In this study, we have developed a new algorithm for detecting the location of atrial focal activity using a 64-lead ECG system. The algorithm was developed using simulation data, which enabled us to correlate BSP patterns to atrial activation sequences more comprehensively than in an experimental setting.

Computational models

The computational model implemented for this study was an update of our previous model of the human atria and torso [1517]. The updated model has the following advantages compared to the previous model [15, 17]: (i) realistic torso meshes were used for male and female, rather than an idealised one as used in the previous studies [15, 17]; (ii) a greater level of detail was considered within the torso, including the spine and liver as well as blood masses and lungs; (iii) various, experimentally justified orientations of the atria [23] were considered. The developed atria-torso models were validated by their ability to simulate BSP patterns, 12- and 64-lead ECG PWM, 64-lead ECG polarity patterns and the spatio-temporal evolution of the dipole peaks, all of which matched to experimental data from eight healthy patients. Note that experimental P-waves were filtered and averaged over a time period of 1 minute—this has the effect of smoothing the signals compared to the simulated P-waves, for which averaging would have no smoothing effect due to the model being deterministic and subsequent P-waves being identical. Therefore, the presented models provide a useful platform for simulating atrial excitations and their BSP patterns in variant physiological conditions.

Comparison to other models

Several human atria-torso models have been developed by other groups in previous studies [2529], including the one by Krueger et al. [25], in which personalised atrial geometries were implemented for reproducing accurate patient specific P-waves. The model in that study considered fat and muscle tissue, which can affect the P-wave. However, due to the difficulty in segmenting both tissue types, few models include them [25, 30]. That model also considered soft tissues of the bowels, kidneys and spleen, which were absent in the present model. However, the simulated PWM from the present models were similar to those from Kruger et al. [25], suggesting that these soft tissues play only a small role in affecting the polarity of the P-waves, as also suggested in a previous study [3032]. Furthermore, agreement of PWM between simulation and experiment were similar in both studies, despite Krueger et al. being patient-specific. Though other atria-torso models have been developed for simulating body surface potential maps and multi-lead ECGs, the focus of those studies were in finding the ideal number of electrodes to obtain more information of the atria as compared to the standard 12-lead ECG system [26, 27], or to create a database for detecting atrial fibrillation [33, 34]. To our knowledge, the present study is the first attempt to establish a detailed correlation between the polarity map of body surface potentials and origins of atrial ectopic focus.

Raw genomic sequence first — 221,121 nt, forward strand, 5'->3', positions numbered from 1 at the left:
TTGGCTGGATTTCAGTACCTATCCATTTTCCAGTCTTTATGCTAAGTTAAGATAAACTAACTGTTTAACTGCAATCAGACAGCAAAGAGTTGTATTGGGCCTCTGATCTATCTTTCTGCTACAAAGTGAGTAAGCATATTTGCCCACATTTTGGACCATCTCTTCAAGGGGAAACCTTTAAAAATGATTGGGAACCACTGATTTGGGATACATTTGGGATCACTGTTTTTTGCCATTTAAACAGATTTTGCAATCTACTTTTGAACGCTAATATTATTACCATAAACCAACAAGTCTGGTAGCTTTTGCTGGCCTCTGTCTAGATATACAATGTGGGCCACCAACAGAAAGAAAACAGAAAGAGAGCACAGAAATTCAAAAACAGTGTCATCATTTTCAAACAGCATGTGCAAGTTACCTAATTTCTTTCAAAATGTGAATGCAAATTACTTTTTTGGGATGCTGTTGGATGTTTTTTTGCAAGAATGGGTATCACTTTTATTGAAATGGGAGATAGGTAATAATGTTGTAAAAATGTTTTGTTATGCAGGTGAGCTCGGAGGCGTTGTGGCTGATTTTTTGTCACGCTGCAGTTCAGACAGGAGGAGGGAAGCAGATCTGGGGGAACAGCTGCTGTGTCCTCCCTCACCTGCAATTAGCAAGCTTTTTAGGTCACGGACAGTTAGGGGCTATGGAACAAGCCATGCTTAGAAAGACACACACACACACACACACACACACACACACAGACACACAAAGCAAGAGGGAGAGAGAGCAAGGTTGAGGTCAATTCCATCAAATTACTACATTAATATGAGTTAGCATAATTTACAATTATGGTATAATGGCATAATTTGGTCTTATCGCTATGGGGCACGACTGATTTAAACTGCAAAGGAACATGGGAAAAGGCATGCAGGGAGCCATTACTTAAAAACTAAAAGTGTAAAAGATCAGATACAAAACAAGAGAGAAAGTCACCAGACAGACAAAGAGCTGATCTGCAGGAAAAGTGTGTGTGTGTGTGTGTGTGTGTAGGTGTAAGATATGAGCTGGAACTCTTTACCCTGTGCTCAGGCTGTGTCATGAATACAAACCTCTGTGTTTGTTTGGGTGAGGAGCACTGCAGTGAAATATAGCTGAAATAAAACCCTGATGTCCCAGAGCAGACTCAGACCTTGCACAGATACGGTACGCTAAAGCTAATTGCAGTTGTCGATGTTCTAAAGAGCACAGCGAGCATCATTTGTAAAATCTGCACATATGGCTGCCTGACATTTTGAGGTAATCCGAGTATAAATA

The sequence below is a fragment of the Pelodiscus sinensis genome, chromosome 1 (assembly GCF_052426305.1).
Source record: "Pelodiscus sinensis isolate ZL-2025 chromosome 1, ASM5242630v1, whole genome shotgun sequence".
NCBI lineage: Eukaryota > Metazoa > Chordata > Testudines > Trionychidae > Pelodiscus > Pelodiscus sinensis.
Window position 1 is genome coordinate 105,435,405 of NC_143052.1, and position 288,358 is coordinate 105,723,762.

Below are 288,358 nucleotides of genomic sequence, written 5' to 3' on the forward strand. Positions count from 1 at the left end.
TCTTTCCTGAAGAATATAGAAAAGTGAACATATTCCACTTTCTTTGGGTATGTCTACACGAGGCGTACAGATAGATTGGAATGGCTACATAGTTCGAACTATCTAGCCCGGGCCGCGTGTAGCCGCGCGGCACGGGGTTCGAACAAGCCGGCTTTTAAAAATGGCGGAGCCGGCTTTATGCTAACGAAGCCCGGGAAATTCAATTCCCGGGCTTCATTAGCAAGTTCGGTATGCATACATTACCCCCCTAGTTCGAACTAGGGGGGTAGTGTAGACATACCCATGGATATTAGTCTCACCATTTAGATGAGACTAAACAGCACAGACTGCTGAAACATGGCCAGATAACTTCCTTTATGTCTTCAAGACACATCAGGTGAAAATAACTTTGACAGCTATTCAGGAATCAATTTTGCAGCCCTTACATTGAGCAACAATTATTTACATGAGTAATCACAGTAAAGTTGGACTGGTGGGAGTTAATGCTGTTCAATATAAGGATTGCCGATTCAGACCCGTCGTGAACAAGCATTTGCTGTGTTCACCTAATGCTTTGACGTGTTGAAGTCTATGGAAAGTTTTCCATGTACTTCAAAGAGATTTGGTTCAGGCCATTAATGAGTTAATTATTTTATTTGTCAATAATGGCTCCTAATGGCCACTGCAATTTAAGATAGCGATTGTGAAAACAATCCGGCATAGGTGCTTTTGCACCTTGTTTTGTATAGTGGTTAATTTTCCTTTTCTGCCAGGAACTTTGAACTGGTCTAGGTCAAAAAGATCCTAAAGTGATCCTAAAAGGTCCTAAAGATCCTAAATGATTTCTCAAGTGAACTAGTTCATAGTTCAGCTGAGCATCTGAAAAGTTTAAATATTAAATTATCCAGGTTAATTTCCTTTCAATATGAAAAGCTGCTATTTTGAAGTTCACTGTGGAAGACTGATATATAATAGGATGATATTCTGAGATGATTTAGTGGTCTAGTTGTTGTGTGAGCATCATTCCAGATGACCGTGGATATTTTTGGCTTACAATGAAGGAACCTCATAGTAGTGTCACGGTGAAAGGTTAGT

Focus location detection algorithm

Comparison to previous algorithms. Focus-location algorithms have been developed previously based on the standard 12-lead ECG system [35, 36], including the well-established Kistler et al. algorithm [11]. However, the 12-lead based algorithms have limited effectiveness due to the smaller number of electrodes that provided incomplete information on atrial excitations. In their study, Kistler et al. reported 93% focus detection accuracy. However, subsequent studies have found a lower accuracy [35, 36]. When we applied the Kistler et al. algorithm to simulation data of P-waves, an accuracy of 73% was achieved, which is within the 55–78% range observed in other studies [35, 36].

In this study, we presented an algorithm for identifying atrial focal origins based on simulated 64-lead ECG system. The developed algorithm showed a higher success rate on the same data than the Kistler et al. algorithm (93% vs 73% respectively). Our results suggest that the extra level of detail provided by 64-lead ECG compared to the 12-lead ECG system was useful in accurately locating atrial focal activity.

The developed algorithm has two key strengths compared to previous algorithms: (i) splitting the torso into two sets of quadrants means that the algorithm is not specific to an electrode array set up – any array which covers the front and back of the torso (symmetric or asymmetric) may be used, and the algorithm need not be adjusted. Similarly, relation of atrial anatomy to torso quadrants via a correlation table intrinsically accounts for patient variability, also without the need to adjust the algorithm itself; (ii) the algorithm is based on polarity patterns of the P-waves, rather than the detailed PWM. Whereas this does not provide a full level of detail as with PWM, such an approach has the following advantages: (a) inter-patient variations manifest as alterations in PWM but have a much smaller effect on P-wave polarity; (b) similarly, noise will not affect the P-wave polarity pattern but may have a significant effect on PWM, especially regarding bifidity; (c) we did not consider bifidity in our definition of polarity, therefore avoiding the limitations of algorithms which use bifidity, such as ambiguity in the definition of the magnitude of bump necessary to be considered bifid and the effect of noise on accentuating or reducing bifidity. Note that this was one of the primary limitations of the Kistler et al. algorithm [11], responsible for the majority of its errors.

Another possible approach for locating atrial ectopic foci is to implement an inverse solution. However, inverse solutions are computationally intensive and have several limitations as discussed in other studies [28, 37, 38].